- “In der Lücke der Zeit. Über Hannah Arendts »Elemente und Ursprünge totaler Herrschaft«,” in Konstellationen. Über Geschichte, Erfahrung und Erkenntnis, ed. by Nicolas Berg/Omar Kamil et al, Göttingen/Oakville, Conn.: Vandenhoeck & Ruprecht, 2011, 261–282.
- “Hannah Arendt und der Eichmann-Prozess. Eine doppelte Überschreibung,” in Zeitgeschichte-online, November 2011, <http://www.zeitgeschichte-online.de/md=Eichmann-Prozess>.
- “Bewahren und Erneuern – Zur Restitution jüdischer Kulturgüter nach 1945,” in Diktaturüberwindung in Europa. Neue nationale und transnationale Perspektiven, ed. by Regina Fritz/Birgit Hofmann et al, Heidelberg: Universitätsverlag Winter, 2010, 21–35.
- “Die Restitution jüdischer Kunst und Kulturgüter Europas zwischen 1945 und 1952,” in Raub und Restitution. Kulturgut aus jüdischem Besitz von 1933 bis heute, ed. by Inka Bertz and Michael Dorrmann, Göttingen: Wallstein Verlag, 2008, 209–215.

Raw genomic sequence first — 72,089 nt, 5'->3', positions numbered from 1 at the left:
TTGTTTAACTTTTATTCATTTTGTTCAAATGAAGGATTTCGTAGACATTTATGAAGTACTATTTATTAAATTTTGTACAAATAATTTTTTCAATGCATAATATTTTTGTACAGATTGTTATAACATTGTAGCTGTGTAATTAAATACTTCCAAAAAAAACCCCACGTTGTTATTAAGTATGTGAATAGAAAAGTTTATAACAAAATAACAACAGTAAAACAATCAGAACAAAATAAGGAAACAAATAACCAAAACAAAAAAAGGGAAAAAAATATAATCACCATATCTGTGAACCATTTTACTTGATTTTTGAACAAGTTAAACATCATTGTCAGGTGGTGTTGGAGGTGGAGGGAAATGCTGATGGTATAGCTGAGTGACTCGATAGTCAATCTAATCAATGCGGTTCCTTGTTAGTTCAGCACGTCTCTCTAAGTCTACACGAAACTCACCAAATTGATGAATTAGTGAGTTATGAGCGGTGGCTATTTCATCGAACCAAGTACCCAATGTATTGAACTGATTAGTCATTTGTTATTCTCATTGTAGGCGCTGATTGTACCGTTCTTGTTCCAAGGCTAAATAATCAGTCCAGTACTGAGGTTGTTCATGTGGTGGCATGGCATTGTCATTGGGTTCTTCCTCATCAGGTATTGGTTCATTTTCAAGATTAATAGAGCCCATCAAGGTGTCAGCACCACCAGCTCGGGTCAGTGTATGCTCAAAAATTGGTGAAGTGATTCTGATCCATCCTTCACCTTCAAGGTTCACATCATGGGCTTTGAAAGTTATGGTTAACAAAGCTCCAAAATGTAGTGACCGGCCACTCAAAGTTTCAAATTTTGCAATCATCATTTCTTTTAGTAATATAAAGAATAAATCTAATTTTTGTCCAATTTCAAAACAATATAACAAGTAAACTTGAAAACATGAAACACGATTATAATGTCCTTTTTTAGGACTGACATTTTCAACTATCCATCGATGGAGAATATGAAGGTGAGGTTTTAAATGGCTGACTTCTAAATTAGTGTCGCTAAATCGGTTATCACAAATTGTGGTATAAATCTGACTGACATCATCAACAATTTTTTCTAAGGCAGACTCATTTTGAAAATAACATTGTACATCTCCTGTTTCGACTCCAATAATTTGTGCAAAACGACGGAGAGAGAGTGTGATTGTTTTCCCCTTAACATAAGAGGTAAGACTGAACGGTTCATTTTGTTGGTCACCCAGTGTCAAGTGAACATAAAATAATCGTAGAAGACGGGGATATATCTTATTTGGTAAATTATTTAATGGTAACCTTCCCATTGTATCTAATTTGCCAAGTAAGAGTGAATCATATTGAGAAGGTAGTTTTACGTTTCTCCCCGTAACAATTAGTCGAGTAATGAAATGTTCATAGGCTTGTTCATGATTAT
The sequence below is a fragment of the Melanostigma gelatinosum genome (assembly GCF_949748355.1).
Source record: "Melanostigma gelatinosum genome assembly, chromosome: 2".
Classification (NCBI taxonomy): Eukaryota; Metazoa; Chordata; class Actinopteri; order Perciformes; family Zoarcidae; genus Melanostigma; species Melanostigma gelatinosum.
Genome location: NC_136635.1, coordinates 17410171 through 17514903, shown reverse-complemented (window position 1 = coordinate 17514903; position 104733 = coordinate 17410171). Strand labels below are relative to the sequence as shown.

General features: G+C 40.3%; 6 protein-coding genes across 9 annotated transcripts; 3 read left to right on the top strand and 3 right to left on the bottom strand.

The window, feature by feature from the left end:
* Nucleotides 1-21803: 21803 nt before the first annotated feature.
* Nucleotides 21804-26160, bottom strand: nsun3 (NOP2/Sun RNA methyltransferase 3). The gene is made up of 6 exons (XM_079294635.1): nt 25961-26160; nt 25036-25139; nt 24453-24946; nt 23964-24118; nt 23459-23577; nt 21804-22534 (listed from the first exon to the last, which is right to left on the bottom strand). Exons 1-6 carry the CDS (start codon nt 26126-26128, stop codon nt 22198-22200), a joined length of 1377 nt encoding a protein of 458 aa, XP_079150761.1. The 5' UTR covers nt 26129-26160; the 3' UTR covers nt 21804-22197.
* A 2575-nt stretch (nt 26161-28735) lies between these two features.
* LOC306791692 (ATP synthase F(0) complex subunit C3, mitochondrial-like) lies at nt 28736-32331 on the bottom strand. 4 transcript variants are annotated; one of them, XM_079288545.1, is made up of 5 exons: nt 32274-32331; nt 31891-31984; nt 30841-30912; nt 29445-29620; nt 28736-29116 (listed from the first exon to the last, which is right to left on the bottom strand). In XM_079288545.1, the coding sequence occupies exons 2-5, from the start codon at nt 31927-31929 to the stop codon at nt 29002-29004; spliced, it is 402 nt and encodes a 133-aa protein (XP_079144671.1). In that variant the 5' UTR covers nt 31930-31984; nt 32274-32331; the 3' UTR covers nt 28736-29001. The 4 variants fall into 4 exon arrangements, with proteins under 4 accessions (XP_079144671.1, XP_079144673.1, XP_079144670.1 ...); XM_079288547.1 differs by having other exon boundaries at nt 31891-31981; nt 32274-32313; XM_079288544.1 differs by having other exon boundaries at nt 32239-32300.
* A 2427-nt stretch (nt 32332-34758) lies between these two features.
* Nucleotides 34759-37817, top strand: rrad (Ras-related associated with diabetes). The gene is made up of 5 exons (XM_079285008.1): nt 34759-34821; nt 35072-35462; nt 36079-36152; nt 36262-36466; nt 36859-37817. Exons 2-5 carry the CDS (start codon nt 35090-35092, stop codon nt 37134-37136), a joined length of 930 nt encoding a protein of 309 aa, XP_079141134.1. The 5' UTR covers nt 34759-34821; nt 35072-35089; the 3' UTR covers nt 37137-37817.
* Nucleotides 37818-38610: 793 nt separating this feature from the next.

Lisa Sophie Gebhard is a Ph.D. candidate at the Free University of Berlin and a fellow of the Leo Baeck Institute London and the Studienstiftung des deutschen Volkes. She studied Modern History in Kiel, Berlin and Milan. In 2016 she participated in the project “Traces of German-Jewish History” which was initiated by the Franz Rosenzweig Minerva Research Center and the Literaturarchiv Marbach in order to keep the heritage of German Jews in Israel alive. In this context, she helped cataloguing the personal papers of Curt Wormann (1900-1991) in the National Library of Israel.
Title of the doctoral dissertation: "Jews as Cultural Mediators in 'Greater Palestine': Davis Trietsch and the Colonial Ambitions of Early German Zionists"